EPA stacks the frack deck
EPA has an idea: Let’s convene a panel of “experts” from which we can solicit advice as part of our upcoming study on the safety and performance of hydraulic fracturing. But let’s make sure to populate that panel with folks we know are outspoken critics of the technology in question. Fox, meet hen house.
The list released by EPA last month is 82 folks long – but two names in particular jump out upon first review. Theo Colborn and Robert Howarth, two fervent critics of HF—were placed on the list of potential panelists for EPA’s peer-review panel.
Colborn, a zoologist, earns her living fronting a group called the “Endocrine Disruption Exchange,” a non-profit receiving funds for research attempting to link HF to ADHD and obesity. Seriously. As for Howarth— when he’s not picking up a mic and attacking HF at anti-drilling rallies— is a professor at Cornell University. He wrote a draft report in April claiming shale gas production could emit the same amount of emissions as production and usage of coal. In a letter sent to EPA this week, the Independent Petroleum Association of America said Howarth’s report was “riddled with errors.”
The letter also addressed EPA’s consideration of stolid HF critics for the panel— perhaps addressing Colborn and Howarth indirectly:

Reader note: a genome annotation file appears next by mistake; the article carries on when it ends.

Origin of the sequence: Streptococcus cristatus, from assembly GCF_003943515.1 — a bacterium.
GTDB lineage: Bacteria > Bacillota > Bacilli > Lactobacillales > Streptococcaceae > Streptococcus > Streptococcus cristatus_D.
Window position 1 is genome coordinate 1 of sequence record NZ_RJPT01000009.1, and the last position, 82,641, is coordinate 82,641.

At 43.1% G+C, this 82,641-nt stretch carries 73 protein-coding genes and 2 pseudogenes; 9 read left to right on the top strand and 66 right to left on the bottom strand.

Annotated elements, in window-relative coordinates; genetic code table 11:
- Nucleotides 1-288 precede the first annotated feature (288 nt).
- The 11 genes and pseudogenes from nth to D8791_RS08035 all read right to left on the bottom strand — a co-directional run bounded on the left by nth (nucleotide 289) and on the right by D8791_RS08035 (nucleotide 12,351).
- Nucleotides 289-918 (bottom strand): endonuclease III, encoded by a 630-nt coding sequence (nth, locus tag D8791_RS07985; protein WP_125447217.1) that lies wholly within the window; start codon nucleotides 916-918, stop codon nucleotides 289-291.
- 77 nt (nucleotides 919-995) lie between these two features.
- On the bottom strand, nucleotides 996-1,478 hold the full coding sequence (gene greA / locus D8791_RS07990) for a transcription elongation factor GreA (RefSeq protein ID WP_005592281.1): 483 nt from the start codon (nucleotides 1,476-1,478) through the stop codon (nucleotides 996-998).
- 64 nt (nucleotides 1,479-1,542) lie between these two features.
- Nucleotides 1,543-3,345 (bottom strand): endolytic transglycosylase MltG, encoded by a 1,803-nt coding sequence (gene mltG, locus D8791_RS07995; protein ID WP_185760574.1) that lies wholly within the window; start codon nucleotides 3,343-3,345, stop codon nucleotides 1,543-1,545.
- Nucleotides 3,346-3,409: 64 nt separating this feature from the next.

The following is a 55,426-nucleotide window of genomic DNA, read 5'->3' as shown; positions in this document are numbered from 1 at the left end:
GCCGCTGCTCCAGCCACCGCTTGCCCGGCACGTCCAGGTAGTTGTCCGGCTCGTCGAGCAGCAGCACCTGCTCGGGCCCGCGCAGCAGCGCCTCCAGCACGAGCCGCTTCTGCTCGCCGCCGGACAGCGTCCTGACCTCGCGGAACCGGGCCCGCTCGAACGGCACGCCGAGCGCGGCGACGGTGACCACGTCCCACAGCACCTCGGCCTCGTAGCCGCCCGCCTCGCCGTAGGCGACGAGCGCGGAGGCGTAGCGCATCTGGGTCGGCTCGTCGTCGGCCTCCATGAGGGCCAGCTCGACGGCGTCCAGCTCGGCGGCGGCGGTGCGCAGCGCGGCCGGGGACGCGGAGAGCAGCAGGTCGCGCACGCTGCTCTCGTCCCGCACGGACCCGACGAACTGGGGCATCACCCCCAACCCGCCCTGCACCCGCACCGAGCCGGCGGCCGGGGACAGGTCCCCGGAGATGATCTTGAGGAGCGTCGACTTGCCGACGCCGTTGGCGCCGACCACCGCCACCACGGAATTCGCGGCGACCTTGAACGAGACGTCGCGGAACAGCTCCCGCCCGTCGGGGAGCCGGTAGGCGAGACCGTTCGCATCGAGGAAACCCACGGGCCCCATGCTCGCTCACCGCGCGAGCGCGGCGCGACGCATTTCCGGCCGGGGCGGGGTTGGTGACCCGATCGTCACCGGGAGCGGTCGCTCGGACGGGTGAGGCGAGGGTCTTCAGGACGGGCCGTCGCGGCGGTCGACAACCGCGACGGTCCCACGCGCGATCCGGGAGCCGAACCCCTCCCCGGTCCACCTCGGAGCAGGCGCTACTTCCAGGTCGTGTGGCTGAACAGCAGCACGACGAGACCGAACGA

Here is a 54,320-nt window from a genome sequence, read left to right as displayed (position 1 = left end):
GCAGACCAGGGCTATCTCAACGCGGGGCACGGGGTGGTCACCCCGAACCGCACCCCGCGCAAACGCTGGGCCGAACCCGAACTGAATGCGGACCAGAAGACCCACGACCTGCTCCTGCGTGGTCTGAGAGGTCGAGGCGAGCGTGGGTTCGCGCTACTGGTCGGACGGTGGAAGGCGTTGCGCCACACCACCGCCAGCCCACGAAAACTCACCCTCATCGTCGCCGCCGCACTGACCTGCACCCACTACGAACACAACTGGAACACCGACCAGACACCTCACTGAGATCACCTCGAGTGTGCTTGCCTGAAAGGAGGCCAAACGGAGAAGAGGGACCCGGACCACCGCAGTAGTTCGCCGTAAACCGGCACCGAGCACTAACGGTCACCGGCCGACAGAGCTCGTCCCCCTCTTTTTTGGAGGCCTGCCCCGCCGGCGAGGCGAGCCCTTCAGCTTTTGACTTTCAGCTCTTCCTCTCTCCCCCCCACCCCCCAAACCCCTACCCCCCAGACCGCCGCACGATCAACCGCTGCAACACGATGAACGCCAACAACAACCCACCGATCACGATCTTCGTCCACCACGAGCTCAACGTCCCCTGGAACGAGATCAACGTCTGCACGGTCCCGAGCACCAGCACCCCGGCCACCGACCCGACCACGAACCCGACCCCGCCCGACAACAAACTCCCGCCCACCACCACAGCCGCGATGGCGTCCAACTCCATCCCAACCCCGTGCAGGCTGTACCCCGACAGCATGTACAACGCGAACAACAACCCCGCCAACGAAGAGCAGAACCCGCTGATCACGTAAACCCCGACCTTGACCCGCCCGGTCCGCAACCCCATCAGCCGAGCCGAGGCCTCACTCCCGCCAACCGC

“Unfortunately, a number of nominees’ past comments betray a strong and unambiguous antipathy toward shale development in general, and hydraulic fracturing in particular.”
The fact of the matter is, EPA needs to stop playing politics with HF—a technology that made the United States the world’s largest natural gas producer and destroyed our dependency on foreign natural gas sources before it even began. It’s in the interest of all Americans for EPA to have a fair and balanced selection of unbiased experts with real knowledge of the issues surrounding the HF debate.
If the EPA fracas continues, you might as well have Red Sox fans doing the Yankees’ annual scouting report. Both outcomes would be equally absurd.